Patrick and I visited the Walt Disney Family Museum a few months after it opened, and we LOVED it! Except for one thing: They wouldn’t let you take any photos. So I never did a trip report, cuz what was there to show you guys?
Well, sometime last year I noticed people were starting to tweet photos from inside the museum and found out they now allow it. Then WDFM announced the limited engagement of Magic, Color, Flair: The World of Mary Blair. And THEN they announced Leading Ladies and Femmes Fatales: The Art of Marc Davis! At that point, we couldn’t not go!
So for Patrick’s birthday weekend, I booked flights from LAX to SFO, rented the cheapest car Thrifty offers (who knew they still made hand-crank windows?), and splurged on a stay at the only hotel inside the Presidio, where the Walt Disney Family Museum is located. We planned to fly up Saturday and back on Monday, with all of Sunday devoted to the museum.
Because we are über tourists, I planned a bazillion other options for us to squeeze into the trip if we had time. So—fair warning—there are parts of this report that don’t have anything to do with Disney. But if you’re planning a trip to the museum, they might give you ideas of other stuff to see and do in the Bay Area.
A trip from LA to San Francisco doesn’t require the kind of travel-planning advice I’d give for, say a trip to Japan, so let me offer just this one tip: Sign up for TSA Pre✓! I did and Patrick didn’t, and he spent 20 minutes in a snaking line while I breezed through security in about 3. Oh, one more thing: SFO is rad! Granted, the decaying Virgin America terminal at LAX makes some third-world airports look like spaceports, but, golly, did we rubes have our heads turned by SFO’s local-and-artisanal food hall, Kiehl’s shop, and Sunset Magazine STORE, fer cryin’ out loud. There’s even a yoga room! Yoga is practically municipally mandated in LA, but even we don’t have one of those…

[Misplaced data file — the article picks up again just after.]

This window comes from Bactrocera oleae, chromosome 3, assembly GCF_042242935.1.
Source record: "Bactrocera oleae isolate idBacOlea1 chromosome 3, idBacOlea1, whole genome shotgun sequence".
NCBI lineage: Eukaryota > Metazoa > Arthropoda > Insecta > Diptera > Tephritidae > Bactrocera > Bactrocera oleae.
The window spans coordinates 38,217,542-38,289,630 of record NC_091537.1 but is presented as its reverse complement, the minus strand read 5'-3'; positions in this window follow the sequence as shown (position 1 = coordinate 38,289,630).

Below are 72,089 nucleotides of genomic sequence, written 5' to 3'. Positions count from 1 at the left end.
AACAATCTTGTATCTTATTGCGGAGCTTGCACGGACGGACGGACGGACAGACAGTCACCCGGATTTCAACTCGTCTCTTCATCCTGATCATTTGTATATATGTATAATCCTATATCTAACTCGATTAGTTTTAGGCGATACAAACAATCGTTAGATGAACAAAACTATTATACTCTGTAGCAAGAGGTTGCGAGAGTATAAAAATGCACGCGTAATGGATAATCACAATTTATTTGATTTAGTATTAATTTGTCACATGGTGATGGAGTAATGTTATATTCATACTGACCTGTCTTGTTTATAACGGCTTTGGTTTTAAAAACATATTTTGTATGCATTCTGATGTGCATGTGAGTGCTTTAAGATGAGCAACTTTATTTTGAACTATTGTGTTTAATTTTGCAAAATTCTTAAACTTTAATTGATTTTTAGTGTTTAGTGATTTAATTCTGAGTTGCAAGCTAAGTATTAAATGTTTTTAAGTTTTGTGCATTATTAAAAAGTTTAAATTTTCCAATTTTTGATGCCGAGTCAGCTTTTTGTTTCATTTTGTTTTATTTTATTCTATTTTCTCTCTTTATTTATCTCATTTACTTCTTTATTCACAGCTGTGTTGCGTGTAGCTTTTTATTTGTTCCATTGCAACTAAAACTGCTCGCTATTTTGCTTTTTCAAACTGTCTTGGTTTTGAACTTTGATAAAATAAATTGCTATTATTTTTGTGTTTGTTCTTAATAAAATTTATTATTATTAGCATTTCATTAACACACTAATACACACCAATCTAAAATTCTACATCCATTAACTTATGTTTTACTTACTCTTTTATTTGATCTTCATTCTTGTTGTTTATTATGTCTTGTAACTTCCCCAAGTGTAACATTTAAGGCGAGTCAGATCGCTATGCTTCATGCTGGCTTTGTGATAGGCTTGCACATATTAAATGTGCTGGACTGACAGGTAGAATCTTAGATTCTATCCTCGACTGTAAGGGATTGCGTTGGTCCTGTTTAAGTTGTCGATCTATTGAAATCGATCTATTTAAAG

We had MCO flashbacks as we sat in the front of the tram out to the car rental garage, where Thrifty had hand-curated for us the finest artisinal economy auto known to man: The Toyota Yaris. Signing up for Thrifty’s free loyalty program meant we got to see our names posted in a list of loyalty members and not much else. We still had to sit around waiting for paperwork, but that gave us time to wind up the key in the back of the car and christen it the “Tasha Yaris.”
Our first stop was an historic house and its gardens, so if that sounds boring, you might want to jump to the part where we checked into the Inn at the Presidio and see if it’s someplace you’d like to stay when you visit the Walt Disney Family Museum…
Filoli has the distinction of being the only self-sustaining property in the National Trust for Historic Preservation’s entire portfolio. But the reason I wanted to visit is that it was built by the Bourne family, owners of California’s oldest, largest, and richest gold mine, which was also my childhood backyard. When my parents transplanted me and my brother from LA to Northern California in 1985, all I could do was sob over the loss of Santa Monica Place mall and lament being “surrounded by yahoos” (actual quote, first night, middle of Mountain Mike’s Pizza, still suffering the effects of an eight-hour drive with a yowling cat, plus my first bee sting). But our destiny in LA was to eventually attend Venice “Drive-By” High, so my parents whisked us away to the sleepy and piney tourist town of Grass Valley.